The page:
Diving games aren’t a new concept and Beyond Blue doesn’t cover any uncharted territory within the genre. Players take control of Mirai in a series of objective-based diving sessions as they make their way through the main story. These objectives typically involve swimming towards a target and then scanning it. It’s a bit of a shame to see how one-tone the gameplay is, especially during the three hours or so that it takes to play through the main story. Of course, the meat of any good diving game experience is in how fun and relaxing it is to explore the game’s recreation of the ocean. This is especially true in the post-game, where you’re free to explore to your heart’s content and where your task is to simply scan everything at your leisure to complete your database of underwater life.

Said database is where a large part of the ‘edutainment factor’ of Beyond Blue comes in. Not only does it include a massive list of facts about the inhabitants of the ocean, but also a series of unlockable documentary clips. Unfortunately, these clips suffer the same fate as the rest of the graphics -which is baffling as these are video files that shouldn’t require any real-time rendering- and the low frame rate was so obvious that the videos were pretty much unwatchable. We’re not sure whether this is the case with the other versions of the games or if this is the result of an unoptimized Switch port, but the videos as presented here are best not bothered with. Fortunately, it’s a part of the game that can be ignored entirely, though that undermines the game’s intent.

By ignoring the game’s educational aspect -and thus, its message to players- it becomes glaringly obvious that there isn’t a whole lot to what Beyond Blue has to offer. Exploring the ocean is oversimplified, with the player not even having to worry about oxygen. On the upside, the controls are elegant and easy to get to grips with. Scanning ocean life, your key task, is as simple as aiming at the subject and holding R while in scanning mode, with the only challenging aspect being that you need to keep up with its movement. You can scan pretty much everything, even when it isn’t relevant in story mode, to add it to your database. Beyond the woefully short story mode however, there is simply no reason to really engage with the game. There are no hidden surprises, no secret areas to explore, and nothing to do apart from scanning everything in sight in the hope that you haven’t done so before. For a game that focuses on magnificent and impressive creatures such as various whale species, Beyond Blue simply lacks the wow factor. Given that diving game enthusiasts are spoilt for choice these days, it’s easy to skip Beyond Blue.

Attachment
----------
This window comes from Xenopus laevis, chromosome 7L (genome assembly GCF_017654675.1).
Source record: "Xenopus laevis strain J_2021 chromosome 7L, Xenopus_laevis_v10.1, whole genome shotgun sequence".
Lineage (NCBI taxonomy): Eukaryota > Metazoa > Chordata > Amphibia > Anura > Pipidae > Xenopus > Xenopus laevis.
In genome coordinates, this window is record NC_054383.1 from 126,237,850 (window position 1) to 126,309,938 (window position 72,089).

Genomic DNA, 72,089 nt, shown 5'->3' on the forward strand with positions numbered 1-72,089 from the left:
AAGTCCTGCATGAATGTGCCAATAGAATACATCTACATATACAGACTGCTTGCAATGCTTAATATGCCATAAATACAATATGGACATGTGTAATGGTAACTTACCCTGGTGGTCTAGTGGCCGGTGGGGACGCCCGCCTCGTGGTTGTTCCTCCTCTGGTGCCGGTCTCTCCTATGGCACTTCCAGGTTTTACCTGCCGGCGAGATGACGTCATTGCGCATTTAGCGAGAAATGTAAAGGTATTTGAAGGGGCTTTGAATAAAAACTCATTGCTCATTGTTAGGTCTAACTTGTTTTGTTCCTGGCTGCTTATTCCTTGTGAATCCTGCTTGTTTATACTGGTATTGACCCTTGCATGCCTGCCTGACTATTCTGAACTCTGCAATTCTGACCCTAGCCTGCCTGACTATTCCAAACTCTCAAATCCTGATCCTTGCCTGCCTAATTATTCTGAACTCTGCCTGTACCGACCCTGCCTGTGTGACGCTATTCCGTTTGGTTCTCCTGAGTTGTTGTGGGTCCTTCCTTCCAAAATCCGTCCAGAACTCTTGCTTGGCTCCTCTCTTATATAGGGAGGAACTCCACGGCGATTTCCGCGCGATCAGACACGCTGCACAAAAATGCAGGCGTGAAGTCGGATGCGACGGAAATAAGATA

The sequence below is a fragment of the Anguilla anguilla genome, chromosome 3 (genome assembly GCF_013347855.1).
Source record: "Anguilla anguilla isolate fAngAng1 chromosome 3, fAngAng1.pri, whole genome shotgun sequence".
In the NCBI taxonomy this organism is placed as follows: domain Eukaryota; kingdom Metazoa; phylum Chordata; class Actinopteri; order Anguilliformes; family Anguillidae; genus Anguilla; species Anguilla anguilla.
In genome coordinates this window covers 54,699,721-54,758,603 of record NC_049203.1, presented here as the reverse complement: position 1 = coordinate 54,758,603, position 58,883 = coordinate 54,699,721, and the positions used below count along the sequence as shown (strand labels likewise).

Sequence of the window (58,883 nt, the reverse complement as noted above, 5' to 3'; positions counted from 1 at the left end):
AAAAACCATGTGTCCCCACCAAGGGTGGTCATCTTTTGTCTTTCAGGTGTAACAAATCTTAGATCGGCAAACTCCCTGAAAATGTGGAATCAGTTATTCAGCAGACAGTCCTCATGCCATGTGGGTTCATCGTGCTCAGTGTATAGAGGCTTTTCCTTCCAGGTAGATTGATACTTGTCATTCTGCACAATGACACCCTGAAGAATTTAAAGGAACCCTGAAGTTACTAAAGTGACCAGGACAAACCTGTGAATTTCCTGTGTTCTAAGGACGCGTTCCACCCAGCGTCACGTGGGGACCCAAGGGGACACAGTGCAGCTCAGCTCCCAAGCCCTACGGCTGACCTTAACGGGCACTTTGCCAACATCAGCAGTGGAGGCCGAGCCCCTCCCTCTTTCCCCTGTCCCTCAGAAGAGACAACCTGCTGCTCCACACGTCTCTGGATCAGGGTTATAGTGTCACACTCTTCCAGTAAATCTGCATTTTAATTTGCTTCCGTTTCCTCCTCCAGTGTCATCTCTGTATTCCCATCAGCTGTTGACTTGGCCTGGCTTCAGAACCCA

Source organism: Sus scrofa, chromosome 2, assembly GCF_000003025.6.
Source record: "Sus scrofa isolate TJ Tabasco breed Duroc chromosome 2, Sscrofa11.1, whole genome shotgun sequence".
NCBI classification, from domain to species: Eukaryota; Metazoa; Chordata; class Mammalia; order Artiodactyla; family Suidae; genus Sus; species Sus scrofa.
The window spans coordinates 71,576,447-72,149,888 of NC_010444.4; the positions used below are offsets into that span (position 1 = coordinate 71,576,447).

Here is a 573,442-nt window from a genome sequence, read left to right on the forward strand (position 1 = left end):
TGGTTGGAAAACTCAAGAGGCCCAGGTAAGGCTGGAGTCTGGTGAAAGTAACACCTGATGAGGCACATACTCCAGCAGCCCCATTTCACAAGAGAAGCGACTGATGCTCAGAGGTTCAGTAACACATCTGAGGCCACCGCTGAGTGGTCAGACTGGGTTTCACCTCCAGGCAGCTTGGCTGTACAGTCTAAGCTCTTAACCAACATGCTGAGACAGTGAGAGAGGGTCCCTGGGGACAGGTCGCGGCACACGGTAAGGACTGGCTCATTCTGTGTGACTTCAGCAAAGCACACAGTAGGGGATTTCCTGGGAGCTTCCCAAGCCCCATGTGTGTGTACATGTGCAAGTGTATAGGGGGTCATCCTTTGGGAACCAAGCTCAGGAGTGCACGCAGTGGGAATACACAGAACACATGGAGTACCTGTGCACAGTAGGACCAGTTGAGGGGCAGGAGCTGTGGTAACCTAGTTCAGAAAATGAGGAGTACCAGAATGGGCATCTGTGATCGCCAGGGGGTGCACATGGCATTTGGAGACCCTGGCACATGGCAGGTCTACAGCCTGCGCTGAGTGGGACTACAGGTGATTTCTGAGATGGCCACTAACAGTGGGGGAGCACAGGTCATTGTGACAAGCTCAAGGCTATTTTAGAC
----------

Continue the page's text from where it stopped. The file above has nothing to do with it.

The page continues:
We really wanted to like Beyond Blue, but were left with a bitter aftertaste once the credits rolled. The lack of meaningful gameplay, the disappointing visuals, and the frustratingly short length of the story mode added up to a title that we find hard to recommend. The PC, PS4 or Xbox versions of the game may fare a little better on the graphics front, especially when it comes to the framerate of the documentary clips, but even slightly better visuals aren’t going to be enough to make this a title worth your time, especially since there are better alternatives out there.

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Rating: 6.5/10 (2 votes cast)
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Beyond Blue (Switch) - Review, 6.5 out of 10 based on 2 ratings